12 ounces semisweet chocolate 
 1/3 cup all-purpose flour 
 1/4 teaspoon salt 
 1/4 teaspoon baking powder 
 2 large eggs plus one large egg yolk 
 1/2 cup sugar 
 1/4 cup packed brown sugar 
 1 tablespoon vanilla extract 

 Preheat the oven to 350 degrees. Line a cookie sheet with parchment paper (or grease the sheet lightly). Melt the butter and chocolate together in the top part of a double boiler. Remove the pan from the heat and set aside to let ingredients cool. Sift the flour, salt and baking powder together in a bowl and set aside. Beat the eggs, egg yolk, sugar and brown sugar in the bowl of an electric mixer set at medium speed until well blended, about 5 minutes. Fold the cooled chocolate mixture into the egg mixture until thoroughly blended. Add the flour mixture and blend in thoroughly. Let the batter rest for 10 minutes. Use a 2-ounce scoop to form a rounded mound and place on the prepared cookie sheet. Leave space between the cookies for expansion. Bake for 15-17 minutes. OR, use a smaller (one-ounce scoop) and bake for about 10-12 minutes. Cookies should be cracked, with moist looking ingredients inside the cracks. 

Why bother with any other recipe this Valentine’s Day? That’s what I realized. These cookies, which I baked last weekend, were so good that my husband devoured almost the entire batch. He did leave some for a couple of workmen who happened to be at our house making some repairs on the oven. But I am about to make another batch. Or two. So I know I have some available.

I got the recipe from Sprinklefingers, a tumblr blog I follow. The woman who writes the Sprinklefingers blog is an energetic, interesting person who lives in Portland, Oregon, and has this fabulous bakery called Saint Cupcake (actually there are two bakeries now). I say fabulous because the photos and the menu of goodies looks fabulous. I’ve never been there or met the woman, Jami Curl, who owns it and writes the blog. The place and the woman are clear across the country from me.

But I do know that all the posts are interesting and the recipes wonderful.

So the other day I tried her recipe for Chocolate Brownie Cookies. All I can say is: these are not to be missed. The cookies are awesome. Perfect for Valentine’s Day. Or any other day actually.

I made one batch of the larger cookies, one batch of the smaller. I prefer the smaller (then you don’t feel so guilty eating two).

I changed the way Jami’s recipe is written to conform to the way I write recipes, so maybe I should say it is adapted. But the ingredients and instructions are exactly the same. Maybe I should have this blurb like they do on TV when they say a movie has been edited to be formatted for your TV screen.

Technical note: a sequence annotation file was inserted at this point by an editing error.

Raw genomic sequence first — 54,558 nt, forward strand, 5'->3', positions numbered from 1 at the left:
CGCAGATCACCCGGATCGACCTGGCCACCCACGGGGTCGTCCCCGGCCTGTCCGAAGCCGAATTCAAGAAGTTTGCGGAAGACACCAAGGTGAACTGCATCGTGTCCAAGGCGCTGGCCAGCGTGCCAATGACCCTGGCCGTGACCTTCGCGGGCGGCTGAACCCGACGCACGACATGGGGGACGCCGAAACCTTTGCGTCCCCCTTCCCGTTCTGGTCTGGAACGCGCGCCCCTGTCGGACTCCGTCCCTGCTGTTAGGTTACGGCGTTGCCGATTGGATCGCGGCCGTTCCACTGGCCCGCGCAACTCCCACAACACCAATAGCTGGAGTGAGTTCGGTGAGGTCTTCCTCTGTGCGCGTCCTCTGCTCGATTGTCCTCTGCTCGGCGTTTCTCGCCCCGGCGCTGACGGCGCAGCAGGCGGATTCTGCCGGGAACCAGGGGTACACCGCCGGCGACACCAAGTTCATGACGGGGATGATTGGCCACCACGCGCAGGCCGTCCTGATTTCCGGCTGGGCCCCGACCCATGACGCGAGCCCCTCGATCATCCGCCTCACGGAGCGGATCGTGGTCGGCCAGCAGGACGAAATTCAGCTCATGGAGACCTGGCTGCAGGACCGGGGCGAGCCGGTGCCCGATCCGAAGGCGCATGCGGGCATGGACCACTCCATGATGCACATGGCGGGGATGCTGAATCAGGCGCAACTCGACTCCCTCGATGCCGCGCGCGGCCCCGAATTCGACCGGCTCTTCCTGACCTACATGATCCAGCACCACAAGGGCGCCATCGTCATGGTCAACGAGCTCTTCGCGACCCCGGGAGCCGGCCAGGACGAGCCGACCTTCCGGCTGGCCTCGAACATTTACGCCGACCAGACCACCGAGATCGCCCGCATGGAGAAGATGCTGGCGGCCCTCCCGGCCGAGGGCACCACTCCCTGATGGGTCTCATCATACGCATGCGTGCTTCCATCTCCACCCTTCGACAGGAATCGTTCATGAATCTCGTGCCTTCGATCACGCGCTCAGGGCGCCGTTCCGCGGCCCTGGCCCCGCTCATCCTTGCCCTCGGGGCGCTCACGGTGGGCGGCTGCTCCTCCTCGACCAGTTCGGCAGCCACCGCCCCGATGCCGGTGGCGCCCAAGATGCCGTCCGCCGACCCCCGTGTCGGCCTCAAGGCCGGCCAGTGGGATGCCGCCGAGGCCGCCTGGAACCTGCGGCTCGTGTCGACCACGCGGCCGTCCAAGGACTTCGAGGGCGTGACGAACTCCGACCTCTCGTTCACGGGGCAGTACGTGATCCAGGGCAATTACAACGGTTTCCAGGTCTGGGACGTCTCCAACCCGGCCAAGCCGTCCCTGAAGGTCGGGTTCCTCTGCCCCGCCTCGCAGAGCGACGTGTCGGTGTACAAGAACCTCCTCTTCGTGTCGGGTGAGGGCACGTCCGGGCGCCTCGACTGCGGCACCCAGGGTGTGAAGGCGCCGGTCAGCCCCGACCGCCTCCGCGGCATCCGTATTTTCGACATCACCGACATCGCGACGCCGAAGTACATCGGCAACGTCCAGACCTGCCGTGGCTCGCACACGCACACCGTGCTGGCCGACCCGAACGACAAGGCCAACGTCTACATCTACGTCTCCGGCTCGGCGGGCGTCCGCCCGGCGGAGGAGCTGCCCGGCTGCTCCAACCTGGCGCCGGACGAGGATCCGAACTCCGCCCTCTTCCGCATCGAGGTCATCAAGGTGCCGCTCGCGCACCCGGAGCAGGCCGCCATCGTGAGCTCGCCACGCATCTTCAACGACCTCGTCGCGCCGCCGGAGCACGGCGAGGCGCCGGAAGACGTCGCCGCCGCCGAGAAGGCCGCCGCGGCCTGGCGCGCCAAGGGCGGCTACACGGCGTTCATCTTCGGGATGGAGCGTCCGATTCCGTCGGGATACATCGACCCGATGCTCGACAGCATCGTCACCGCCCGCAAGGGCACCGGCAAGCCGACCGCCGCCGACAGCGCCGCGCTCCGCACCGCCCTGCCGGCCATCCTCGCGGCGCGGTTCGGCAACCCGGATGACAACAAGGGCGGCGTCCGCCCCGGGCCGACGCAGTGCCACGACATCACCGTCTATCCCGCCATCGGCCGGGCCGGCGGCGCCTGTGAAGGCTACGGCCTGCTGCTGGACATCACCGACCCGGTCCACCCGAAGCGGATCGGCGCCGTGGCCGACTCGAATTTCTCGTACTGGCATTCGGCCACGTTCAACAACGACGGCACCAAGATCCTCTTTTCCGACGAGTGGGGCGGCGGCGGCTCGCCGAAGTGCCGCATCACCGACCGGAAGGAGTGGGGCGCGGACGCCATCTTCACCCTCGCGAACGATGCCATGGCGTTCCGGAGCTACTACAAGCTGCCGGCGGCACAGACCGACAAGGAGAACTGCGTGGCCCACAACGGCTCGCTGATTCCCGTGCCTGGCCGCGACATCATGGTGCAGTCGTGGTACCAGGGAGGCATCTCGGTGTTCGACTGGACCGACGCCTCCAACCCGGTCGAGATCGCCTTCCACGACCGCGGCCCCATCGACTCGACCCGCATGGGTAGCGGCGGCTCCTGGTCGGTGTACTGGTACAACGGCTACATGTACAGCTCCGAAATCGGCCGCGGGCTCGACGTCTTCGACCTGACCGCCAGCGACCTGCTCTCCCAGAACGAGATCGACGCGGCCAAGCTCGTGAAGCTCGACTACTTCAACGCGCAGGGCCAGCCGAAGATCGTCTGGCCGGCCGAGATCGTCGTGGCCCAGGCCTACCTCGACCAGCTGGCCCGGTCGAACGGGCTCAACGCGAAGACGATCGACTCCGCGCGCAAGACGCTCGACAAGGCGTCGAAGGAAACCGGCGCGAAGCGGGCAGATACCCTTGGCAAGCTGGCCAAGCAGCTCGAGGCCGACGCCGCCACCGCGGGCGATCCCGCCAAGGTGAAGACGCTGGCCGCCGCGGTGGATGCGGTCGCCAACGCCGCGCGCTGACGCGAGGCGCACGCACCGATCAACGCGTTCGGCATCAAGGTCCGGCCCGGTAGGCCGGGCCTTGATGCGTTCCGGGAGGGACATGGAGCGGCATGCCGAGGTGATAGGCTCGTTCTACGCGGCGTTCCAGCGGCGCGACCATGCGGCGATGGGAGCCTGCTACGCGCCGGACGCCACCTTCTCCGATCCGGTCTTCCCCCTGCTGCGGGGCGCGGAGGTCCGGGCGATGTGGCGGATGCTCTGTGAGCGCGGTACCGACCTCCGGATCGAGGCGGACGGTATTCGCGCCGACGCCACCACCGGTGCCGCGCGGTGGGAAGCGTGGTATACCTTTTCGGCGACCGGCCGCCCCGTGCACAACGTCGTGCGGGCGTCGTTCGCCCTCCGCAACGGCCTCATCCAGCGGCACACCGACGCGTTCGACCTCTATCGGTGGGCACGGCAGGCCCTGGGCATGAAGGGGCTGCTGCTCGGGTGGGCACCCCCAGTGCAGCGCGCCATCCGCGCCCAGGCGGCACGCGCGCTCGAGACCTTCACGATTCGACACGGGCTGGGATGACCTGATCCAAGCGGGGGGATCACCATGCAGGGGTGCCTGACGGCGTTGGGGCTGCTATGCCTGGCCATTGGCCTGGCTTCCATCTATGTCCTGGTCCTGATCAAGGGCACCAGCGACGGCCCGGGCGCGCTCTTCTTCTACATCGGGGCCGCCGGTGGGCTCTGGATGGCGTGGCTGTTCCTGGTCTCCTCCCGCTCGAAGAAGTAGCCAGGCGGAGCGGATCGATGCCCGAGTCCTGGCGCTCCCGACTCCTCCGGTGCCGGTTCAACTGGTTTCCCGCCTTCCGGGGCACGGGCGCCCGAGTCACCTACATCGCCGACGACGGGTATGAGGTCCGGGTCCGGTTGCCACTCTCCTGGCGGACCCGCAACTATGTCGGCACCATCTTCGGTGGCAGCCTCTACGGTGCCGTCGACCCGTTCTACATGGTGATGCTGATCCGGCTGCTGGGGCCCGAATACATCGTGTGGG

Saint Cupcake’s Brownie Cookies

4 tablespoons butter, cut into small pieces

12 ounces semisweet chocolate

1/3 cup all-purpose flour

1/4 teaspoon salt

1/4 teaspoon baking powder

2 large eggs plus one large egg yolk

1/2 cup sugar

1/4 cup packed brown sugar

1 tablespoon vanilla extract

Preheat the oven to 350 degrees. Line a cookie sheet with parchment paper (or grease the sheet lightly). Melt the butter and chocolate together in the top part of a double boiler. Remove the pan from the heat and set aside to let ingredients cool. Sift the flour, salt and baking powder together in a bowl and set aside. Beat the eggs, egg yolk, sugar and brown sugar in the bowl of an electric mixer set at medium speed until well blended, about 5 minutes. Fold the cooled chocolate mixture into the egg mixture until thoroughly blended. Add the flour mixture and blend in thoroughly. Let the batter rest for 10 minutes. Use a 2-ounce scoop to form a rounded mound and place on the prepared cookie sheet. Leave space between the cookies for expansion. Bake for 15-17 minutes. OR, use a smaller (one-ounce scoop) and bake for about 10-12 minutes. Cookies should be cracked, with moist looking ingredients inside the cracks. 

Chocolate Yogurt Pound Cake

"This is just like room service!"

That, from my almost 6-year old grand daughter Lila (who apparently already knows about room service!?!) after I let her have her dinner in the family room and watch TV.

This is something I didn’t allow my own two daughters.

But honestly, after 35 years I was a little out of practice. And, like bike riding, you may not forget how, but you also may not race through the streets or peddle yourself up a steep hill quite as often or as easily either. 

So, when the kids came for a visit, sans parents, from Friday through Sunday, there were occasional, let’s say, concessions. If my daughter Gillian, their Mom, is reading this now, I say, don’t worry. These kids are terrific and 2 meals in front of the TV won’t harm them.

As you can see from the photos we did lots of stuff like draw, have a pedicure, blow bubbles outside, ride bikes, have a fashion show. We also frosted a birthday cake for their cousin Nina’s birthday party on Saturday (although the top decoration, an Ariel rice-paper scene, was store-bought).

The little one, Remy, age 21 months talks a blue streak although sometimes it’s difficult to understand his pronunciations. However, one of the new words he learned this weekend was “chocolate cake,” which he mentioned to his parents as soon as they walked in the door Sunday night.

"Tzockickcake!" he told them, with his tongue literally licking his lips.

When a kid is this young you can’t depend on “what happens at Grandma’s stays at grandma’s.”

I had baked the chocolate cake for a Hadassah Tea and was cutting it into slices. There were a few not-so-lovely pieces that I didn’t include on the platter I sent over for that event. Remy had a small sliver of the leftovers. He liked it, that’s for sure.